Nancy Volante received a master’s degree in interdisciplinary arts from Goddard College in Vermont. She has been teaching theatre, dance and creative movement residencies for twenty years, with a particular focus on integrating arts education in the classroom. . She is a senior teaching artist at Marquis Studios, NYC, and Lead teaching artist for Everyday Arts for Special Education at Urban Arts Partnership, NYC.
Ms. Volante is one of the Co-Author’s of Everyday Arts for Special Education (EASE). EASE is an arts integrated/research-based program that has been funded by an Innovation Grant awarded by the Federal Government.
She has extensive experience facilitating professional development for teachers, administrators, and teaching artists. She has presented at several conferences on integrating arts into the classroom for special education teachers.
Ms. Volante danced and toured with several companies in NYC and Boston and worked with several choreographers nationally and internationally. She was artistic director and founder of Traffic Improv, an Improvisational Theatre Company and Theatre School in Connecticut.
Ms. Volante’s artistic practice is community-based. She is currently working on a video (working title) Conversations, Collections, and Collaborations, and writing essays and poems about living in a grandiose society. She has recently finished a project entitled: Grand Central: Dancing with Intimate Strangers.
My life and art practice exists between different points of transitions or, more colloquially, “ comings and goings.” These comings and goings of passages through time and space connect and intersect between many different communities, places and my home.
Grand Central Station: Dancing with Intimate Strangers is the story of my life experiences, discoveries, beliefs, opinions, values and passion as a teaching artist, dance/theatre artist and woman moving through the process of transforming her dance/theatre art practice into a interdisciplinary art practice. Woven throughout my portfolio are video stills, photography, poetry, personal stories and links to videos that I have created throughout my time at Goddard College, studying the transitions of “comings and goings” through train stations, towns, cities, schools, homes, art galleries, squares and parks. Within these places that I have been and the conversations that I have had with people young and old, time and space inevitably holds the key to memories, values, opinions, beliefs, thoughts, and experiences.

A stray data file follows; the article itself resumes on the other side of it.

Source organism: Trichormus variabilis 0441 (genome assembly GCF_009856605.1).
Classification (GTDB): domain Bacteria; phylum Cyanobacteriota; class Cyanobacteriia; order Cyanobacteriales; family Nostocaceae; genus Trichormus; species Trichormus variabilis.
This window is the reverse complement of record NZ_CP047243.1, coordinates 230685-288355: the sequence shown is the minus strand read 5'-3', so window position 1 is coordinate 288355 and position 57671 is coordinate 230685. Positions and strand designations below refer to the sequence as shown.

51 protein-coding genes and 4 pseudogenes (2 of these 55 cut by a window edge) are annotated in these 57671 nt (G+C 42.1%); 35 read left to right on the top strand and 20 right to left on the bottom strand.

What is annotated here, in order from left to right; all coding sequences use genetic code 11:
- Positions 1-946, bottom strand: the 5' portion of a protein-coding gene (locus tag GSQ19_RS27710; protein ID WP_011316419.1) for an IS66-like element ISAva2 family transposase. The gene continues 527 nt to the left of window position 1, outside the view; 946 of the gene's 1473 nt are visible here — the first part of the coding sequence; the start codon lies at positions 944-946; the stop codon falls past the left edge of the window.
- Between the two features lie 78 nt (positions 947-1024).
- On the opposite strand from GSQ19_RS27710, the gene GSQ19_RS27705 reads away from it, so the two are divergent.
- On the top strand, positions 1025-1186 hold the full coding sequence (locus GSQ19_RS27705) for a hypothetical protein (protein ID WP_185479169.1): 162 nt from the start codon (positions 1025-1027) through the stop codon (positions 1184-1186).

My connections to my art practice, teaching practice and daily life are directly and indirectly connected to time, space, place, people and conversation. Within the context of my research, writing, video making and creative process, I search for the commonalities within our differences, which truly reveal our shared humanity. Thus, I have begun to emerge as an interdisciplinary artist and teacher.
Key words: Time, Space, Society, Culture, Conversation, Collaboration, Education, Ritual, Voice, Dance/Movement and Community.
I am first a community member then an artist, teacher and social rights advocate. My interests and passion lie in the space between the commonalities and the differences that people share as a society thus the very thing that makes us human. Whether these commonalities and differences reside in the relationship between family, friends, strangers, or to place, and social identities, I am committed to exploring and discovering self-expression, voice and conversation in others and myself. I am an observer/learner, who is interested in ideas, social justice, communities, culture and diversity. From my observations and experience, I have found that I am most stimulated when collaborations collide or reflect both the positive and negative aspects of human nature. Working from both sides of the coin inspires and informs my work in Applied Theatre.
My approach to making art and teaching is to make connections with the intention of building relationships through conversation, thus blurring the lines between art and life. My interdisciplinary approach to my art practice, coupled with my teaching practice, interchangeably use the mediums of written word, movement, spoken word, images, videos and photography. I collaborate with different communities and cultures on projects that evoke images and conversations about memories, human rights issues, environmental concerns, and lifestyle.
For me, collaboration is the core of my art and teaching practices. I observe people, places, and group identities. I engage in conversation and I am moved when commonalities reveal themselves within the differences in people and groups. It is my continued vision and goal to learn about the creative process in life/art, and work towards creating projects that blur the lines between life and art within the every day. My work is social, political and personal.
“I think we have to accept our differences in order to function not only as a society but to function as human beings with compassion, creativity, voice, and courage everyday”.